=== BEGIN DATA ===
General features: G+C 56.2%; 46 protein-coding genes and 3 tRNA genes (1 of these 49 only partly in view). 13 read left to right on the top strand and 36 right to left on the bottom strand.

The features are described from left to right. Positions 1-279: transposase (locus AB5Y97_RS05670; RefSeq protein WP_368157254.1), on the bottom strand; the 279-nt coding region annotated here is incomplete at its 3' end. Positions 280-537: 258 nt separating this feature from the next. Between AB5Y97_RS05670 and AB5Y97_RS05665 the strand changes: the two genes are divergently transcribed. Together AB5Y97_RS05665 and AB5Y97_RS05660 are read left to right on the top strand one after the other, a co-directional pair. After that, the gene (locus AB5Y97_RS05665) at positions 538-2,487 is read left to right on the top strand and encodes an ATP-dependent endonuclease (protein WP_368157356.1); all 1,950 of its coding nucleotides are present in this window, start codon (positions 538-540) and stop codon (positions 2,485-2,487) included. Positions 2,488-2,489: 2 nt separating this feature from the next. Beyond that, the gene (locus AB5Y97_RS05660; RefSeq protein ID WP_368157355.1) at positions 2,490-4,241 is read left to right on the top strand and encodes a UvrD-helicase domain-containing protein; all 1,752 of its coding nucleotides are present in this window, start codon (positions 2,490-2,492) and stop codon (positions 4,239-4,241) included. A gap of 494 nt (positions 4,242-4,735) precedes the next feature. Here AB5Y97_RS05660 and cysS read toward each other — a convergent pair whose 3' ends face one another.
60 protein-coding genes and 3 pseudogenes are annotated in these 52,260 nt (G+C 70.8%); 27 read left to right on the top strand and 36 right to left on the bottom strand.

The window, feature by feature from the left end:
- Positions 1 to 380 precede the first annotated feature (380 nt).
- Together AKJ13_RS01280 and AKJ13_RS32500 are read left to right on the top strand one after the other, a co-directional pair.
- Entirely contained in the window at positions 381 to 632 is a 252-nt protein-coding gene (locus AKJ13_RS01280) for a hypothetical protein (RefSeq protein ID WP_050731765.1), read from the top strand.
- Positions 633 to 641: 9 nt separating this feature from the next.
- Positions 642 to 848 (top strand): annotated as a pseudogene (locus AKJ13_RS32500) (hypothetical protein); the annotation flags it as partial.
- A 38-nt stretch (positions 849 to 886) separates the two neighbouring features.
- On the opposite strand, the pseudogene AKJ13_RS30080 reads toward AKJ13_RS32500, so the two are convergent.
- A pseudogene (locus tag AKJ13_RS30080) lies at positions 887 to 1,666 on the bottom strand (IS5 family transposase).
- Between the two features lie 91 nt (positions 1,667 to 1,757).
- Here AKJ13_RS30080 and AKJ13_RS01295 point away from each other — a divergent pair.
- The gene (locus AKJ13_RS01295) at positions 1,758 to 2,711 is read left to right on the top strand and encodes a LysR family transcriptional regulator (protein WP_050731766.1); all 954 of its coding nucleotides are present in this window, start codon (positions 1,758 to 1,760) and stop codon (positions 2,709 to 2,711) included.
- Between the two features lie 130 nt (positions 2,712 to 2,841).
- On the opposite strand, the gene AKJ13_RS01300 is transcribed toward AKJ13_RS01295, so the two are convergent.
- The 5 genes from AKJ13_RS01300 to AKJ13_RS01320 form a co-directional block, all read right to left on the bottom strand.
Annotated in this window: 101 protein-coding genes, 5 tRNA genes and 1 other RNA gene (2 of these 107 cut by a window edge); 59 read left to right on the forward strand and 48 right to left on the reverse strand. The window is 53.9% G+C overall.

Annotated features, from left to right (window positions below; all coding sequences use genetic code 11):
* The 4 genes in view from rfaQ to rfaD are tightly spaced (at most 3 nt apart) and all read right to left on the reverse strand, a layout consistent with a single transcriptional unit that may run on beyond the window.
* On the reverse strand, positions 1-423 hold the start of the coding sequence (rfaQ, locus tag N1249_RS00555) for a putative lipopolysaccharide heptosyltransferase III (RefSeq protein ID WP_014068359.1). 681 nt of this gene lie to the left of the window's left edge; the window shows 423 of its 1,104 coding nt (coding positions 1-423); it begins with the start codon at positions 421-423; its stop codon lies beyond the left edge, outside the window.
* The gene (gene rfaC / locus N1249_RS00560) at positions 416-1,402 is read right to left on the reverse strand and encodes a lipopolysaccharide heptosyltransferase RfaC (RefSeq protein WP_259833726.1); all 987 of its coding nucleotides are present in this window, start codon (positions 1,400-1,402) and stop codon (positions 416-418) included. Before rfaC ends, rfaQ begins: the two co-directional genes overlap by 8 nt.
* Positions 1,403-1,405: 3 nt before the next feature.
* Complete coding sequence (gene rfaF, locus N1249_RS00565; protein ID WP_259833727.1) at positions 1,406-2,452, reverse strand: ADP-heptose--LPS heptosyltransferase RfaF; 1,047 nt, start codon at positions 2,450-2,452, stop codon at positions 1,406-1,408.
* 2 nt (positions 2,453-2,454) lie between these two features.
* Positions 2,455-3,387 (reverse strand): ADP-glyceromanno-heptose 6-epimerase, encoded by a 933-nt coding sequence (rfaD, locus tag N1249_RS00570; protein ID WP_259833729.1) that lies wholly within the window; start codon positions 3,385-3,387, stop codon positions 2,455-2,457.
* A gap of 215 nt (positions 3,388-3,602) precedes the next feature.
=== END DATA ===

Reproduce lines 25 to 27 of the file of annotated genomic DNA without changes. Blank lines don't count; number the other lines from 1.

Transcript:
* Complete coding sequence (gene rfaF, locus N1249_RS00565; protein ID WP_259833727.1) at positions 1,406-2,452, reverse strand: ADP-heptose--LPS heptosyltransferase RfaF; 1,047 nt, start codon at positions 2,450-2,452, stop codon at positions 1,406-1,408.
* 2 nt (positions 2,453-2,454) lie between these two features.
* Positions 2,455-3,387 (reverse strand): ADP-glyceromanno-heptose 6-epimerase, encoded by a 933-nt coding sequence (rfaD, locus tag N1249_RS00570; protein ID WP_259833729.1) that lies wholly within the window; start codon positions 3,385-3,387, stop codon positions 2,455-2,457.